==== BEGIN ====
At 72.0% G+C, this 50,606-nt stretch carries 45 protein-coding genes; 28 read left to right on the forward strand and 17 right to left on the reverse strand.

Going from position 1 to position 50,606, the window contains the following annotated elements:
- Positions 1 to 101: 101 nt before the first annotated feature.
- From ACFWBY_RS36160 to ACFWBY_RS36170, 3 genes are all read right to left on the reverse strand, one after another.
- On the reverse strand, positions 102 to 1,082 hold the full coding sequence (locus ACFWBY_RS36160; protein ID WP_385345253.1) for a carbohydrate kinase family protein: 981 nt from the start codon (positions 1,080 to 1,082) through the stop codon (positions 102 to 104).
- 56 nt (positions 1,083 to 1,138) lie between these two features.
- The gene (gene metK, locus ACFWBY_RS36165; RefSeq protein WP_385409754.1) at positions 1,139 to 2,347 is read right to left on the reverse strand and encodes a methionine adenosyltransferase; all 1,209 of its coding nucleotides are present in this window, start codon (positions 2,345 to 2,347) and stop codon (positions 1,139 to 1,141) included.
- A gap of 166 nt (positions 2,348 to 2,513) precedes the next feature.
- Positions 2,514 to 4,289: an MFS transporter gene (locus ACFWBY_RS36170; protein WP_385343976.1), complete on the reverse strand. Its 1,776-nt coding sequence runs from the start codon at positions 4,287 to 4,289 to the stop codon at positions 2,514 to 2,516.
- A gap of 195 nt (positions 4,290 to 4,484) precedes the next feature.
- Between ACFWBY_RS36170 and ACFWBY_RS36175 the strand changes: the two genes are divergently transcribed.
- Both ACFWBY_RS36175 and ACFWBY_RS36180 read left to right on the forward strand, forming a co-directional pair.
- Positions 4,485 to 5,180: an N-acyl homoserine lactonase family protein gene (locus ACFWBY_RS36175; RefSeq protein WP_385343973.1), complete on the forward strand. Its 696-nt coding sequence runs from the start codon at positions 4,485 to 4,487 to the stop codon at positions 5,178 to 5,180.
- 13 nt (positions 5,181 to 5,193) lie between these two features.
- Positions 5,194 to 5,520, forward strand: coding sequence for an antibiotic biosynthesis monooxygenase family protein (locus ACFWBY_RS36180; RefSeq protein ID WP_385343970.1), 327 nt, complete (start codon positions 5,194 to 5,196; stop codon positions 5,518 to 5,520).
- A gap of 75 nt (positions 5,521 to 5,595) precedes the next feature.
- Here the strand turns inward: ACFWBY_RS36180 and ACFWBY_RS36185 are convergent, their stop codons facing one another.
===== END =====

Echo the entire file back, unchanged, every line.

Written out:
At 72.0% G+C, this 50,606-nt stretch carries 45 protein-coding genes; 28 read left to right on the forward strand and 17 right to left on the reverse strand.

Going from position 1 to position 50,606, the window contains the following annotated elements:
- Positions 1 to 101: 101 nt before the first annotated feature.
- From ACFWBY_RS36160 to ACFWBY_RS36170, 3 genes are all read right to left on the reverse strand, one after another.
- On the reverse strand, positions 102 to 1,082 hold the full coding sequence (locus ACFWBY_RS36160; protein ID WP_385345253.1) for a carbohydrate kinase family protein: 981 nt from the start codon (positions 1,080 to 1,082) through the stop codon (positions 102 to 104).
- 56 nt (positions 1,083 to 1,138) lie between these two features.
- The gene (gene metK, locus ACFWBY_RS36165; RefSeq protein WP_385409754.1) at positions 1,139 to 2,347 is read right to left on the reverse strand and encodes a methionine adenosyltransferase; all 1,209 of its coding nucleotides are present in this window, start codon (positions 2,345 to 2,347) and stop codon (positions 1,139 to 1,141) included.
- A gap of 166 nt (positions 2,348 to 2,513) precedes the next feature.
- Positions 2,514 to 4,289: an MFS transporter gene (locus ACFWBY_RS36170; protein WP_385343976.1), complete on the reverse strand. Its 1,776-nt coding sequence runs from the start codon at positions 4,287 to 4,289 to the stop codon at positions 2,514 to 2,516.
- A gap of 195 nt (positions 4,290 to 4,484) precedes the next feature.
- Between ACFWBY_RS36170 and ACFWBY_RS36175 the strand changes: the two genes are divergently transcribed.
- Both ACFWBY_RS36175 and ACFWBY_RS36180 read left to right on the forward strand, forming a co-directional pair.
- Positions 4,485 to 5,180: an N-acyl homoserine lactonase family protein gene (locus ACFWBY_RS36175; RefSeq protein WP_385343973.1), complete on the forward strand. Its 696-nt coding sequence runs from the start codon at positions 4,485 to 4,487 to the stop codon at positions 5,178 to 5,180.
- 13 nt (positions 5,181 to 5,193) lie between these two features.
- Positions 5,194 to 5,520, forward strand: coding sequence for an antibiotic biosynthesis monooxygenase family protein (locus ACFWBY_RS36180; RefSeq protein ID WP_385343970.1), 327 nt, complete (start codon positions 5,194 to 5,196; stop codon positions 5,518 to 5,520).
- A gap of 75 nt (positions 5,521 to 5,595) precedes the next feature.
- Here the strand turns inward: ACFWBY_RS36180 and ACFWBY_RS36185 are convergent, their stop codons facing one another.